Position Analysis – Third Base
Fittingly, the fifth installment of the position analysis reports focuses on the hot corner. Today’s report takes an in depth look at a position which remains rich in talent: Third Base.
The 2015 National League Rookie of the Year Kris Bryant followed up a successful first season in the majors with a year that has him in contention for the National League Most Valuable Player for 2016. However, Bryant also saw 69 games in the outfield as well as playing third base, so lining up at the hot corner in 2017 on a regular basis may not be a sure thing.
That’s because arguably the best prospect in the Cubs’ minor league is Jeimer Candelario. Set to turn only 23 years old in a week, Candelario appears on the verge of exploding onto the Major League scene. After a fine 2015 season and a dominating performance in the Arizona Fall League, Candelario was inexplicably returned to Double-A to start the 2016 season. The obviously dejected switch-hitter predictably struggled out of the gate, particularly right-handed, posting a .219 average in 56 games before getting the call to move to Triple-A Iowa. Up where he belonged, Candelario destroyed Pacific Coast League pitching, batting .333 with 54 RBI in 76 games. Candelario was so hot the Cubs gave him a five game promotion to the big leagues the first week of July. Altogether, Candelario hit .283/.376/.464/.840 with 39 doubles, four triples, 13 home runs and 77 RBI in 132 games. Candelario’s splits show two different hitters. Candelario hit .322 with three home runs right-handed and .265 with 10 home runs from the left side. What sets Candelario apart, and may lead to a change at third base, is his defense. Candelario set a new career-low with 11 errors in 309 chances for a .964 average. Candelario also has some experience at first base, making that another option.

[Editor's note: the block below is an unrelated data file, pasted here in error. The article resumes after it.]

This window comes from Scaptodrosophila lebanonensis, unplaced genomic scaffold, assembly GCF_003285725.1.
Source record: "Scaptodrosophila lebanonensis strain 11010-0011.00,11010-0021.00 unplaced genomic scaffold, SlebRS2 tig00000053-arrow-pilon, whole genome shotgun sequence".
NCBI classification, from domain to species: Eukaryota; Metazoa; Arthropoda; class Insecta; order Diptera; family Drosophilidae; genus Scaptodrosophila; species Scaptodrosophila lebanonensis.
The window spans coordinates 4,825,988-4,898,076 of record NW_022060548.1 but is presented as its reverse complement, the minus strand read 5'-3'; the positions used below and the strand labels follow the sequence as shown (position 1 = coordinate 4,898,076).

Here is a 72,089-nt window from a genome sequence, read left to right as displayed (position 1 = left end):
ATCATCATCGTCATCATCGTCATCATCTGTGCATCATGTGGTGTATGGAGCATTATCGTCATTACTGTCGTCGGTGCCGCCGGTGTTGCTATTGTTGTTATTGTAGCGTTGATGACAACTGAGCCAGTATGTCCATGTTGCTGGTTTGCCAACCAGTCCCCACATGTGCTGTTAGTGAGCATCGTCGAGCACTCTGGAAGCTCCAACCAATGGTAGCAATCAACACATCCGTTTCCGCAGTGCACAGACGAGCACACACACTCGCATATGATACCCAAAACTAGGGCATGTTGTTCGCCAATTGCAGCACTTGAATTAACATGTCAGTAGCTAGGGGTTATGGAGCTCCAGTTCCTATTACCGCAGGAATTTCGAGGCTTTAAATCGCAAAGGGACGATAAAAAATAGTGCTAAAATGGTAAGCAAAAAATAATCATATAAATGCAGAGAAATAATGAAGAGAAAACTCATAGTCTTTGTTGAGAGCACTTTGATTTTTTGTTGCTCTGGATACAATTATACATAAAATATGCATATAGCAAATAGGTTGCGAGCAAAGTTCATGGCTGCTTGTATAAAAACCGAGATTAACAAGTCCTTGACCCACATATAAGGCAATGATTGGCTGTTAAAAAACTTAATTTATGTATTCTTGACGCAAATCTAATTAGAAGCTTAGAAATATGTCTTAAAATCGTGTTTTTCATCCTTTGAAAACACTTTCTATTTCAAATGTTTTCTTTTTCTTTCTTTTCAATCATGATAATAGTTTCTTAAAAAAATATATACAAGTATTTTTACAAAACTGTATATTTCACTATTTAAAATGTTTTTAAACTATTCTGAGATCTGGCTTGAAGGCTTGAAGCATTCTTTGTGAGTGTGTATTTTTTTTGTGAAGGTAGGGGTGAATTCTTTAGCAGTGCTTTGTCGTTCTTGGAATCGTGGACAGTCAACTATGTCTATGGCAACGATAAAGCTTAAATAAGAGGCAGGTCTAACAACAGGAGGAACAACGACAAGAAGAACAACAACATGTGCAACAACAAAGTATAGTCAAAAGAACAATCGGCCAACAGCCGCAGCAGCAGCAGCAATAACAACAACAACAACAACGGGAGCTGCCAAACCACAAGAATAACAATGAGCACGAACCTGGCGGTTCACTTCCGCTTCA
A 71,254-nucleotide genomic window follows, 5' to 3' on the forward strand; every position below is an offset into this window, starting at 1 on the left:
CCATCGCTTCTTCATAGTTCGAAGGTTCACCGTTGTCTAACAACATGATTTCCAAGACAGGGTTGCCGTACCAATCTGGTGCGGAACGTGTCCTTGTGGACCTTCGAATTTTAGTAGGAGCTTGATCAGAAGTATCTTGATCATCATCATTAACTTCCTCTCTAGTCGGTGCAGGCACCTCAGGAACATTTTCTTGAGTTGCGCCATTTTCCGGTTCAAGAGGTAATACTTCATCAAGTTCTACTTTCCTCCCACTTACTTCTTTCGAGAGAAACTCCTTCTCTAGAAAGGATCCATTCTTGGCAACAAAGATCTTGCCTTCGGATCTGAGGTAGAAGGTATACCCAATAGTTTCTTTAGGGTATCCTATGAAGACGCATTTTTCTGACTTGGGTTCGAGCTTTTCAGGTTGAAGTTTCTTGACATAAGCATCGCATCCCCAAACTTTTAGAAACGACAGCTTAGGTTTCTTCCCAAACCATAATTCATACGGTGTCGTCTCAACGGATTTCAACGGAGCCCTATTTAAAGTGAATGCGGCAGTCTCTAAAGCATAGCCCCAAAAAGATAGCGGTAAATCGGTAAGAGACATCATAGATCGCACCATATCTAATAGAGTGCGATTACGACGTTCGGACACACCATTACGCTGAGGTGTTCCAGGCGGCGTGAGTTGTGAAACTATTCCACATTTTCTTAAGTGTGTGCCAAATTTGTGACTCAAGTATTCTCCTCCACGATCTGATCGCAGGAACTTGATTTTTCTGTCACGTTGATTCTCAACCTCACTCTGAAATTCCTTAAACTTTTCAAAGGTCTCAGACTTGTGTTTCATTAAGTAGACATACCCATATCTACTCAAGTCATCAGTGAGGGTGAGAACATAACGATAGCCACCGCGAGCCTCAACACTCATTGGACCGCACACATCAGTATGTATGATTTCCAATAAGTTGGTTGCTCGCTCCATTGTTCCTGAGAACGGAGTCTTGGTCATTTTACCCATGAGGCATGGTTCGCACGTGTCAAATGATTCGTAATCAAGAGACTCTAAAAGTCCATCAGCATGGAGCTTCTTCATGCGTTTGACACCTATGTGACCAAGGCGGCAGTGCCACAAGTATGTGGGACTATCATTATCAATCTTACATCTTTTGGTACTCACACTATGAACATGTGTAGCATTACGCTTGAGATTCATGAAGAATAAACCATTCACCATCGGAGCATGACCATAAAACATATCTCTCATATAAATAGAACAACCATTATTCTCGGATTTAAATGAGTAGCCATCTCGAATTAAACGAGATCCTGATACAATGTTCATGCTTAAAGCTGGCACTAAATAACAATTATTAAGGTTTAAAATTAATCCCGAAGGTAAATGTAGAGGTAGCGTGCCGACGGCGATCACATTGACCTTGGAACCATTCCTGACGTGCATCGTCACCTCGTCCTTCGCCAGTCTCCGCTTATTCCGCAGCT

A decision will have to be made about Christian Villanueva this off-season. Known as an excellent defender, the 25-year old sat out all of 2016 after breaking his leg in Spring Training. Villanueva has been activated from the 60 day disabled list and placed on the 40 man roster, but he is out of minor league options. Villanueva is currently playing in the Mexican Pacific League but has yet to see time in the field. In 15 games, Villanueva has hit .278 with three home runs and nine RBI, but has not played since October 28. While primarily a third baseman, Villanueva also has experience at first base, second base and the outfield. With his versatility and power, Villanueva could be a very useful player off the bench.
Taking Candelario’s place on Double-A Tennessee was Jason Vosler. Selected in the 16th round of the 2014 Draft as a shortstop, Vosler was assigned to High-A Myrtle Beach to start the 2016 season. With the Pelicans, the 23-year old saw the bulk of his duty at third base and, before opposing teams concentrated on neutralizing him, was their most consistent hitter. The lefty batted .254 with two home runs and 39 RBI in 93 games before getting the call to join the Smokies. The move sparked an improvement defensively, as Vosler raised his fielding percentage to .967 at third base while hitting .250 with a home run and 12 RBI in 26 games. Overall, Vosler hit .254/.323/.359/.682 with 32 doubles, two triples, three home runs, 51 RBI and a stolen base in 119 games. There are some that believe that Vosler will be worked as an infield sub based on his middle infield background. However, with Vosler improving his defense with a .937 average at third base, along with his power potential, he may remain at third and eventually work toward a four corners type of player.